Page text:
Feeding the nation - vegetables and salads
Several of the research groups in the School of Life Sciences work closely with the Agriculture and Horticulture Development Board (AHDB). Farmers, growers and others in the supply chain fund the work of the AHDB through statutory levies and it delivers projects to drive productivity and boost farming and supply chain businesses, addressing all agricultural sectors. The AHDB's Head Office is at Stoneleigh Park. Those of us based at the Wellesbourne Campus work most closely with the horticulture sector and in particular those who produce vegetables and salads for UK consumers.
As you will be aware, growers are working very hard at the moment to keep us supplied with fresh produce and they have a number of significant challenges – one of which is getting enough labour to harvest the crops. The UK fresh produce sector relies on a significant workforce from outside the UK to work on farms, and in processing, and it is very difficult this year for their overseas workforce to travel to the UK. For example, G’s, one of the companies with whom we work, is advertising for UK-based staff to help ‘Feed our Nation’. There are also national schemes such as ‘Feed the Nation’ and a potential ‘Pick for Britain’ campaign. There are some interesting interviews about the situation in the 4th April edition of Radio 4’s ‘Farming Today This Week’.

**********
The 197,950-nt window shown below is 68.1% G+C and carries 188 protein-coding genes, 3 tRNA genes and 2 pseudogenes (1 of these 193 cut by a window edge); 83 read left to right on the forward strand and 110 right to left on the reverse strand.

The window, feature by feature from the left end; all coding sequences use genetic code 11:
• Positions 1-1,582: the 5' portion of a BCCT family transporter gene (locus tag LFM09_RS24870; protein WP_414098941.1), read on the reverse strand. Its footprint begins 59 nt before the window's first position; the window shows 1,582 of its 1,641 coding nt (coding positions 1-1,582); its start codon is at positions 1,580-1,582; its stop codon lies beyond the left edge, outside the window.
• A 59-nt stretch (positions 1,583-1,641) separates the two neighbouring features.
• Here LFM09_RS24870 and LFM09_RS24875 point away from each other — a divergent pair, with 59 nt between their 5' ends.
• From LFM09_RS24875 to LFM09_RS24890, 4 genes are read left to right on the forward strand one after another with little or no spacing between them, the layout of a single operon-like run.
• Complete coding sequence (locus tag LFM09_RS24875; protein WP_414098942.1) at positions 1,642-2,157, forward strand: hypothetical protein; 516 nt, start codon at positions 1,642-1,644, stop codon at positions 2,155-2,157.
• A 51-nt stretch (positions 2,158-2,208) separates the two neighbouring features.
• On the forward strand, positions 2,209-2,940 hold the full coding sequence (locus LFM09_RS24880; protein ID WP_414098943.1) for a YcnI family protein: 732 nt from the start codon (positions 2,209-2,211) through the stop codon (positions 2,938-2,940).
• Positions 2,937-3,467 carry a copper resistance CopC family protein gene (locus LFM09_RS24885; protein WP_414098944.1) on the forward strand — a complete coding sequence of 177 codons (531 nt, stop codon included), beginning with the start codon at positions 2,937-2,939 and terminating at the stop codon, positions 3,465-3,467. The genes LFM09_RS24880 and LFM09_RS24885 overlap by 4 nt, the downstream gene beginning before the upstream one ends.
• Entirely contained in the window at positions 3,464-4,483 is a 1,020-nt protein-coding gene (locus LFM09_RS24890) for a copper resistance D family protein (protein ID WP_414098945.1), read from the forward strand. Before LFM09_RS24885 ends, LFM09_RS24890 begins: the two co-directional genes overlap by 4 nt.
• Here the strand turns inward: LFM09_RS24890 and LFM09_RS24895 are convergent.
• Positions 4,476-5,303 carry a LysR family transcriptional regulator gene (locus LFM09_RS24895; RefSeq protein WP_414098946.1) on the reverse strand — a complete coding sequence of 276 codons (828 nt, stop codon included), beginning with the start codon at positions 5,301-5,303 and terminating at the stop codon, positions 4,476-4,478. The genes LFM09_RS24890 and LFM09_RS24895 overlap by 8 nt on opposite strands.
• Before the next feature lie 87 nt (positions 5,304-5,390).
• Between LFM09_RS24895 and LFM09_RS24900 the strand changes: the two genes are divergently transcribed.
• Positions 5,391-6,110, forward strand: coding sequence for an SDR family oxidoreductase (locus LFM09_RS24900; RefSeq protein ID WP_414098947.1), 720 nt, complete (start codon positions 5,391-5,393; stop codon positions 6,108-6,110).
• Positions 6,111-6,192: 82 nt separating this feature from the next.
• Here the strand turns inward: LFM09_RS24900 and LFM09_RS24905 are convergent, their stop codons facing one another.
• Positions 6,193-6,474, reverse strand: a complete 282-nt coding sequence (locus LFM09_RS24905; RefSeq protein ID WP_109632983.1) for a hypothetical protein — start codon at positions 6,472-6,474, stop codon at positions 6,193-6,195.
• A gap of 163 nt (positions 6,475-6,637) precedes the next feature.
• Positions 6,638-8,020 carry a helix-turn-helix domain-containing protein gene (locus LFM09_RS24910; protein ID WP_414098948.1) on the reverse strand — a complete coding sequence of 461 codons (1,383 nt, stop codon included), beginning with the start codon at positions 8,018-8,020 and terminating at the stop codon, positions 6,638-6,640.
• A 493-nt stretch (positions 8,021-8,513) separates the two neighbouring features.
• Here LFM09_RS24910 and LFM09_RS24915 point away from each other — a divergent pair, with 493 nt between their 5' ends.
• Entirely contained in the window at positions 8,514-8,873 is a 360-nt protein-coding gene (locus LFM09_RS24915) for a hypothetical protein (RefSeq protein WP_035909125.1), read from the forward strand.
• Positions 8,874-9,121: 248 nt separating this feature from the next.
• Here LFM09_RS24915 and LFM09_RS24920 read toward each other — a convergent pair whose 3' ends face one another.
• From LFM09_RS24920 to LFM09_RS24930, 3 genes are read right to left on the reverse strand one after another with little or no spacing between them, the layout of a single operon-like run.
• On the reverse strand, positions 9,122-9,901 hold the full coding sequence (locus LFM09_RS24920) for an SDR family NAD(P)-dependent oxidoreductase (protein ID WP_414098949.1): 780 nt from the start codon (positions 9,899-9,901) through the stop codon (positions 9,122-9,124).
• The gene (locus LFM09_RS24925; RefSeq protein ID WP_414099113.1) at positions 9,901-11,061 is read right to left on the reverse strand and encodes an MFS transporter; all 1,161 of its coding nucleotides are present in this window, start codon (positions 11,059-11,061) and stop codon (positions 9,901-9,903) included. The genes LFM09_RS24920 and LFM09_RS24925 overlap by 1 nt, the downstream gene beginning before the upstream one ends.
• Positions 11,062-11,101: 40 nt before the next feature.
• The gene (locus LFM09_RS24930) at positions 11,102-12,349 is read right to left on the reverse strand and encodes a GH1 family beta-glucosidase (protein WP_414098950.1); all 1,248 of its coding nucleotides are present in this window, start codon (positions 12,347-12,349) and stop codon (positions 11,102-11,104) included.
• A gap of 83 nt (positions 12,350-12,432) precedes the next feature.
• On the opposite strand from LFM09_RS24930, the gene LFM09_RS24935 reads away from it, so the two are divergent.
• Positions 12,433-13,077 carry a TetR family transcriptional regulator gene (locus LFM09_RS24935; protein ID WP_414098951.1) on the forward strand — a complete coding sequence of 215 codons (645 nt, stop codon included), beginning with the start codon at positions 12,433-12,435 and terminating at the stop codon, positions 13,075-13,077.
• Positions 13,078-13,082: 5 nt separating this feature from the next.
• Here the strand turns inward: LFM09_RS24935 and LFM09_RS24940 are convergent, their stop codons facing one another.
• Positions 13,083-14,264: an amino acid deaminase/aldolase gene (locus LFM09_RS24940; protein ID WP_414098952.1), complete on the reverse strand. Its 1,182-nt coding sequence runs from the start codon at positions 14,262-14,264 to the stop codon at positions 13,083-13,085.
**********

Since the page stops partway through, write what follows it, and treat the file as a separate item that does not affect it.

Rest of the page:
UK growers still need all the support that we can give them. Rosemary Collier in the School of Life Sciences provides information for vegetable and salad growers about the pest insects that may invade their crops. Such information allows them to protect their crops in a timely fashion. The information is made available to growers through the AHDB Pest Bulletin and the AHDB Pest Blog. The Pest Bulletin for 2020 has just been launched. This activity is funded by the AHDB and by Syngenta UK and the Pest Bulletin is hosted on the Syngenta UK web site. Coronavirus will undoubtedly affect some of the information that we can provide for growers but we still provide them with a good amount of up-to-date information. Both web sites are available to all, so they may be interesting reading for some vegetable gardeners.